Hope College was built in 1822 through the munificence of Nicholas Brown. In 1821 a committee of the Corporation had been appointed to consider erecting another building and was authorized to select a suitable site and solicit donations. On January 13, 1823 the committee reported that a lot had been purchased from Nathan Waterman, on which an “elegant brick building ... in length one hundred and twenty feet, width forty feet, four stories high, and containing forty-eight rooms,” had been erected. The best part of the committee’s communication was that, because of Nicholas Brown’s generosity, “no part of the funds placed at the disposal of the Committee ... had been used.” Mr. Brown’s only request was that the building be named “Hope College” for Hope Brown Ives, his only surviving sister and the wife of his business partner, Thomas P. Ives. At this time, the Corporation voted that the old College edifice be named “University Hall.” The cost of Hope College was about $20,000.
Life in Hope College in the nineteenth century was not luxurious. Water was carried in pitchers from the well in back of the building. Waste water was deposited in a large iron bowl in the south end of the building where the only drain pipe was located. In the winter when the pipe froze, the students would simply throw the water out the windows. Heat was provided by coal stoves in the rooms, and every room had two closets, one for clothing and one for coal. The ashes were deposited in large iron ash cans chained to the walls in the hallways. When gas was introduced, there being only one meter for the dormitory, the students formed the “Hope College Gas Light Association,” the purpose of which was to have the treasurer of the association (usually a freshman who mistook the office for an honor) collect from the residents and pay the bill. Once, when the bill went unpaid, the Providence Gas Company removed the meter, and there was no gas until a ball player, crawling under Hope College to retrieve a ball (there was no cellar until 1890) discovered how easy it was to reconnect the severed gas pipes with a rubber hose. After that gas was free until the gas company noticed the brightly lighted building. In 1904 showers were installed and the rent was raised.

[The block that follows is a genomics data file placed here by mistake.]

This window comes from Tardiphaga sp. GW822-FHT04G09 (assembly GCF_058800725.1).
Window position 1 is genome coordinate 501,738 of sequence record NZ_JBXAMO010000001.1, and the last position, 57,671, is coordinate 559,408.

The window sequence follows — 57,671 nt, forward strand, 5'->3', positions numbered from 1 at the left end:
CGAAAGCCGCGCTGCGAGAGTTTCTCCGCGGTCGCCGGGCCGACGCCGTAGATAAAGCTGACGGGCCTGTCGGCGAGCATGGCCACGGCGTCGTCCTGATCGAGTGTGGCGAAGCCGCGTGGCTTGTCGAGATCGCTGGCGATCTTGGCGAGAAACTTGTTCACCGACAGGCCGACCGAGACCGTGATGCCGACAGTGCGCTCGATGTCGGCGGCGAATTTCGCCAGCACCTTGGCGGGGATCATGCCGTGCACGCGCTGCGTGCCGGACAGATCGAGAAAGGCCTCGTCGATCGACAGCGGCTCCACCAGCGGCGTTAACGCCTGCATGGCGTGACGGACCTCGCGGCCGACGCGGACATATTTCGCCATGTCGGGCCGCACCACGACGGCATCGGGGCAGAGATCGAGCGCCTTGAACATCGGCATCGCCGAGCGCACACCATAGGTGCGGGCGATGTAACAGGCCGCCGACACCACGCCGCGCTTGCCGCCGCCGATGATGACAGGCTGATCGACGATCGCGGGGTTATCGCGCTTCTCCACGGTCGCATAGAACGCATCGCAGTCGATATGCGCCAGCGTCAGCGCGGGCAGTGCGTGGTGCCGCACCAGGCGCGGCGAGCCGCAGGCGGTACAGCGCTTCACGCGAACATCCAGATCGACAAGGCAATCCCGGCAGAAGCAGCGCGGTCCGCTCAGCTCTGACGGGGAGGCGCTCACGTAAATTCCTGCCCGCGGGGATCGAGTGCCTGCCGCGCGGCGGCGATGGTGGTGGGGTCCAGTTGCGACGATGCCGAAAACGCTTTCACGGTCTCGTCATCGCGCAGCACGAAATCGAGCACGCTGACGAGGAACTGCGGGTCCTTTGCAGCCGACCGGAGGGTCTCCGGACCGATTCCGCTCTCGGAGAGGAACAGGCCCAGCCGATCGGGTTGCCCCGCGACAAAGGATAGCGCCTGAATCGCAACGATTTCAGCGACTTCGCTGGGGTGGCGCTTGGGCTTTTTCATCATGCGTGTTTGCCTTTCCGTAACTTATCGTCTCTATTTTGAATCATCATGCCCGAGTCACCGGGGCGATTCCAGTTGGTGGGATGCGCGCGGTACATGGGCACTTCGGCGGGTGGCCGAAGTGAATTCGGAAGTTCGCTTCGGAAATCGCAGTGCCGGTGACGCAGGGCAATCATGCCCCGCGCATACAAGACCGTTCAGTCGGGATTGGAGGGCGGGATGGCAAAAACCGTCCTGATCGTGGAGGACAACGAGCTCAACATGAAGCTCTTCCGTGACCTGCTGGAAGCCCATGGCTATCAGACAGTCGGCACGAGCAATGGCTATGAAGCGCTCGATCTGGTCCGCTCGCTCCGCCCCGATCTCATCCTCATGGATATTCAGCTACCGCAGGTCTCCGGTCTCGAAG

Hope College was reconstructed in 1959 and rededicated at Commencement that year. At that time residence in Hope College was to be provided in sixteen single and 31 double rooms for 78 upperclassmen selected for “high ability, a good record, and firm academic intentions.” This idea was described by Dean Charles H. Watts II as “an attempt to single out those students who really are committed to academic work.” The idea is to make them conscious of themselves and to make the Campus conscious of them. But, as President Keeney said at the rededication, “They won’t all be Phi Betes, for some serious people are quite dull.” Today Hope College continues to be used as a dormitory.